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March 18, 2021

Stop calling it a “bicycle accident.”

It’s a crash, not an “accident.”

“The studies also looked at whether reports contained what the researchers called a counterfactual: a detail that subtly shifts blame, such as noting that the victim “was not wearing a helmet” or “was wearing dark clothing.” In the university group’s study, 48 percent of the examined stories included such a statement, which, without important context, suggested the victim was at least partly at fault. “Dark clothing is irrelevant if the driver is distracted,” says Goddard, “and a helmet will not save you if the driver hits you at 60 miles per hour.”

These counterfactuals don’t just crop up in news stories; they appear in civil court cases, too. “I had a client who was hit at 9 a.m. in June, broad daylight, wearing normal street clothes,” says Hottman. “And the defense made the implication that it was his fault for not dressing in a bright and visible fashion.” Read the rest, here.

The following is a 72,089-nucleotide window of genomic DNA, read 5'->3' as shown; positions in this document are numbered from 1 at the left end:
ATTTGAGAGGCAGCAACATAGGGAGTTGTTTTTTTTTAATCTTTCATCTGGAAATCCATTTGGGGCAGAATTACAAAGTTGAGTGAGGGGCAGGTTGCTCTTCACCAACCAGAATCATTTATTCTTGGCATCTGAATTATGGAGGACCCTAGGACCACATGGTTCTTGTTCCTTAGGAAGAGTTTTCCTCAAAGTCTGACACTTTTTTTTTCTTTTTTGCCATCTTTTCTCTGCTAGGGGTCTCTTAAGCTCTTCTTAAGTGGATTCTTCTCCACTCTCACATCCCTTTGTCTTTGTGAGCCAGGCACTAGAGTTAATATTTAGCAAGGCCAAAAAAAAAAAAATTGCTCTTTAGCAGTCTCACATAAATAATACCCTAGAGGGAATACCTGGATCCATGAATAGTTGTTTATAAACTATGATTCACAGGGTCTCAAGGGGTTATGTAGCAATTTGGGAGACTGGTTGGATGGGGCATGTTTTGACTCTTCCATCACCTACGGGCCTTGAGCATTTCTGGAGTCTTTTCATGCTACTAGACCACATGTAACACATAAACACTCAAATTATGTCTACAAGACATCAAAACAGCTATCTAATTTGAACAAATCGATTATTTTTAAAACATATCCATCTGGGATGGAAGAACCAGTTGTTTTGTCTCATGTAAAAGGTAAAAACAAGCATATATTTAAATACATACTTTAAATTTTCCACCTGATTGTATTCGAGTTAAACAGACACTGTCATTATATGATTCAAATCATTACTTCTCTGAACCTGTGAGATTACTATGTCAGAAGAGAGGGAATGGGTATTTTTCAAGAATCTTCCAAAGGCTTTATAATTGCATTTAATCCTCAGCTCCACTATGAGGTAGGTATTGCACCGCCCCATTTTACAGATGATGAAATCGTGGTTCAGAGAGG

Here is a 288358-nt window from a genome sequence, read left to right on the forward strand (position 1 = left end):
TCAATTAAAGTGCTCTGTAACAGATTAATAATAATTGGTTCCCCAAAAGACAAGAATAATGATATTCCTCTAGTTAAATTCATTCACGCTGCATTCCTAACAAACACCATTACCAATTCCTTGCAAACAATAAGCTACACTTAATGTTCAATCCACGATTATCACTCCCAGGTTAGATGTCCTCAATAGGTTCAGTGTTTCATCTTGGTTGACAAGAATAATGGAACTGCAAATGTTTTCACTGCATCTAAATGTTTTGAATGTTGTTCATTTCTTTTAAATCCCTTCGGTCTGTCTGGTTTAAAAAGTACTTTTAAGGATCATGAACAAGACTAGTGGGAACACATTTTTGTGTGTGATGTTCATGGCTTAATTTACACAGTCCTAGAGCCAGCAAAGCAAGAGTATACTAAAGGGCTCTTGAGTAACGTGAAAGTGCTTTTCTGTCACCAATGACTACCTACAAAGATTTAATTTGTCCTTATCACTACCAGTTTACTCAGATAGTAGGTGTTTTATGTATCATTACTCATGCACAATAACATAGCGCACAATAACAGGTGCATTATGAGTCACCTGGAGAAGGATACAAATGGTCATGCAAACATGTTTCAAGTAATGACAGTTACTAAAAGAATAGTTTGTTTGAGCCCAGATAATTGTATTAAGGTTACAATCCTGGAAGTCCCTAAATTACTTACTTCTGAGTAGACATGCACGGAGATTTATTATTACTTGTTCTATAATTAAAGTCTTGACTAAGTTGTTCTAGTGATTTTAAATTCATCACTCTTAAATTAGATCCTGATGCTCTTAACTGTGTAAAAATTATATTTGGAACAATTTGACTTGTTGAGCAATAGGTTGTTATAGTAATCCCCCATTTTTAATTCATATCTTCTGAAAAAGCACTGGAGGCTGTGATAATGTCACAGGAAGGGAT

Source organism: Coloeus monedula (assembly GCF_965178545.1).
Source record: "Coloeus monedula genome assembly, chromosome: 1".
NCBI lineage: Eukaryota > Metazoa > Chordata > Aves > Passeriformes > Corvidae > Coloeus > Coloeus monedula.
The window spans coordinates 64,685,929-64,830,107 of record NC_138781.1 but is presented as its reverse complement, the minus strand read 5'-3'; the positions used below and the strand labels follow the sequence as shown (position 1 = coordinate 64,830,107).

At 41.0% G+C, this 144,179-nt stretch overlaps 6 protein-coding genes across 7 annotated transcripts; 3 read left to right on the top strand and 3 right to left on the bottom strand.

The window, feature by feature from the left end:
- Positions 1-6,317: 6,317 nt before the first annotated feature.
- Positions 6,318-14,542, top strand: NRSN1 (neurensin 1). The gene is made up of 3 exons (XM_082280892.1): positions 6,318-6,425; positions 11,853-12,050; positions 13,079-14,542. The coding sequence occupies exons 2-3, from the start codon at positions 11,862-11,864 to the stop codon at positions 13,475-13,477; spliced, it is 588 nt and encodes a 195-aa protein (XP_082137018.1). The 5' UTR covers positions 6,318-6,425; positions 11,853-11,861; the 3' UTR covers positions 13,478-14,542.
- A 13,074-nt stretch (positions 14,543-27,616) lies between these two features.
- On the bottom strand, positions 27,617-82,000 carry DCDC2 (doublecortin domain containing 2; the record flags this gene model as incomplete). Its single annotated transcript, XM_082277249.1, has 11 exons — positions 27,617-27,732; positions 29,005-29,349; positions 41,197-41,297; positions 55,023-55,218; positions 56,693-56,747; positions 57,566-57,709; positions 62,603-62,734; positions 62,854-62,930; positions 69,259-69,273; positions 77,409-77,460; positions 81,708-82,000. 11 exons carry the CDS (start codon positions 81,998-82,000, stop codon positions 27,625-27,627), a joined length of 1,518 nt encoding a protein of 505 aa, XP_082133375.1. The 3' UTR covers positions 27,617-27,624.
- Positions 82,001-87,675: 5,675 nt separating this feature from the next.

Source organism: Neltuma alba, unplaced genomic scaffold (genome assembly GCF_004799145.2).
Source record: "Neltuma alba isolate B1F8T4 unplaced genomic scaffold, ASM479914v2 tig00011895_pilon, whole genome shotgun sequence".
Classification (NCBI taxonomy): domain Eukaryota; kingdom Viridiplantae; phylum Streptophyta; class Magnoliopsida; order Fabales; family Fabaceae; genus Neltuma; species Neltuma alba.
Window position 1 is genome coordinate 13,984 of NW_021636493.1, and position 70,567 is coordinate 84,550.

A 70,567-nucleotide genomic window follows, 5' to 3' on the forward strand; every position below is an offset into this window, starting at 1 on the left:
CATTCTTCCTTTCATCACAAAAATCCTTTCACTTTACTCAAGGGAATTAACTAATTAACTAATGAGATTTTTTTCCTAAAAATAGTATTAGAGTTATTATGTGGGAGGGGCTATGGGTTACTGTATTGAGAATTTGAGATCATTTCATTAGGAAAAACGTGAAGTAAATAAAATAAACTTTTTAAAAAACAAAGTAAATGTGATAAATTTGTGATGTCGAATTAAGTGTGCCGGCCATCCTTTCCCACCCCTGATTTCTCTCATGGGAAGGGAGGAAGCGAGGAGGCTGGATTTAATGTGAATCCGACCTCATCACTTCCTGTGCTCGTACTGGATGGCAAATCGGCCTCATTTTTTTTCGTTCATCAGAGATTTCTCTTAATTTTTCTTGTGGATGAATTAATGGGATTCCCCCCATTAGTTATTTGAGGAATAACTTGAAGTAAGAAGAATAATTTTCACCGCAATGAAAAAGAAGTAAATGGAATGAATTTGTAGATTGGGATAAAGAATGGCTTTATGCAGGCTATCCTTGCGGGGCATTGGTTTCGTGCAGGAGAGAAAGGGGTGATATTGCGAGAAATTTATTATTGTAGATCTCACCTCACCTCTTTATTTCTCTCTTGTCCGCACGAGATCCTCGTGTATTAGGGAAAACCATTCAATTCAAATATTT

Let’s rephrase that, with respect: it’s not a bicycle “accident,” it’s a driver of a car causing life-threatening injury.
“Passive language [in media reports] was widespread. The university group’s research examined media reports on 200 crashes nationwide where cyclists or pedestrians died or were seriously injured, and it found that in 80 percent of them, the main actor in the crash was described as a vehicle—not as a person. “Sometimes the story would say that the person was hit by a car, which is passive,” says Tara Goddard, an assistant professor of urban planning at Texas A&M, who was involved in the study. This language distances the driver’s actions from the crash. “To say an object with no capability on its own actively hit a cyclist is hilarious phraseology,” says Megan Hottman, a Colorado lawyer who represents cyclists hit by drivers.”
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